Dry stretch creates opportunities, concerns

A rain gauge at the edge of this corn field in Piatt County remains empty. (Photo by Catrina Rawson)

Warm, dry conditions allowed most farmers to wrap up planting and move on to other fieldwork the last full week of May.

The majority of crops, 91% of corn and 85% of soybeans, were planted in Illinois as of May 22, both well above the average pace.

“We started planting early and just kept planting,” Ken Cripe, Illinois Farm Bureau District 14 director from Fayette County, told FarmWeek. “Then in mid-May we got a lot of rain —almost 7 inches. There’s a few drowned out spots.

“All the corn and soybeans are planted and look pretty even,” he continued. “If we have to replant, it will be very little.”

Crop emergence reached 68% for corn and 57% for beans as of May 22, 15 and 23 points ahead of the average pace, respectively, according to the National Agricultural Statistics Illinois field office.

But, the recent hot, dry stretch that allowed farmers to get back in the fields is also becoming a growing concern in many areas as crops could use some timely moisture for development.

“Corn and beans are growing well, but Stark County needs rain soon,” said Gary Steward, FarmWeek CropWatcher from Toulon. The portion of the state ranked abnormally dry or in moderate drought nearly doubled in the past week to 48% as of May 25, according to the U.S. Drought Monitor. Moderate drought is in all or parts of Cook, DuPage and Will counties to the northeast and Adams, Calhoun and Pike in the west.

On the plus side, many farmers in drier portions of the state, including the west, central and northeast areas, finished planting at or near some of the earliest parts of the season in their careers.

“My wife (Susan) told me this was the first time in 40 years I’ve been done planting in mid-May,” said Don Guinnup, Illinois Corn Growers Association board member from Clark County.

“We have nice crops, but we’re dry,” he noted. “After 40 years I’ve learned not to worry about it. Whatever’s going to happen will happen.”

Guinnup grows corn, soybeans and wheat and finished planting his milo earlier this month.

Steve Launius, a Washington County Farm Bureau member, said some farmers just returned to the field in his area last week after recent rounds of rains. He reported some replant activity took place.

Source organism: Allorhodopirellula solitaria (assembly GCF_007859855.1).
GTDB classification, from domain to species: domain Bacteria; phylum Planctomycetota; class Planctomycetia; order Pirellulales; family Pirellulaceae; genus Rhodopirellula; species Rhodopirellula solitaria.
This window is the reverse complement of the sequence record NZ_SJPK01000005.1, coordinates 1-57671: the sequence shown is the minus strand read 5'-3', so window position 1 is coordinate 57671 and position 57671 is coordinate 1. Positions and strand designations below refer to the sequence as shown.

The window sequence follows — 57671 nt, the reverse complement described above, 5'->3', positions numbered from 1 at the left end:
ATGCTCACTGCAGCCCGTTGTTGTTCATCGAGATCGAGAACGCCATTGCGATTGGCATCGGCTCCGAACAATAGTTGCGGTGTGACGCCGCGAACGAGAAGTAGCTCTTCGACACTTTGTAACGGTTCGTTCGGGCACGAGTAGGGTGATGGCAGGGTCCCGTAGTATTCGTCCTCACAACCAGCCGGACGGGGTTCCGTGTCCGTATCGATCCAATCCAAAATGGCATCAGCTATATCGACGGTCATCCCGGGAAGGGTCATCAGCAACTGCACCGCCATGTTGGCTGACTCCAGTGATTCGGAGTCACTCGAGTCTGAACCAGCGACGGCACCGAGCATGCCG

“We’re just getting back to planting,” Launius said on May 23. “It just depends on where you’re at and how much rain you got. By the end of (last week), we should be alright (in terms of catching up with planting).”

Up north, some farmers were also putting the finishing touches on planting following hit-and-miss rain showers.

Steward reported some farmers in his area with lots of cornstalks and shucks had snow-like drifts as thick as 2 feet in some fields following a May 14 storm that also dumped 3 inches of rain.

“Farmers along Interstate 80 have replanted hundreds of acres,” he said.

Leroy Getz, FarmWeek CropWatcher from Carroll County, reported, “the crops are emerging with good populations,” as of May 22 in the northwest.

Farmers completed 19% of the first cutting of alfalfa hay and 15% of other hay as of May 22, which was in line with the average pace. However, Getz and Ken Reinhardt, Mercer County CropWatcher, reported infestations of weevils and aphids in some hay fields.

Meanwhile, 84% of winter wheat headed as of May 22, which was 8 points ahead of the average pace. Harvest is expected to begin in southern Illinois in early to mid-June.

“Our wheat looks pretty good. I don’t know if I would’ve said that a month ago,” said Cripe, who noted fungicides were aerial applied to his wheat due to wet conditions earlier this spring.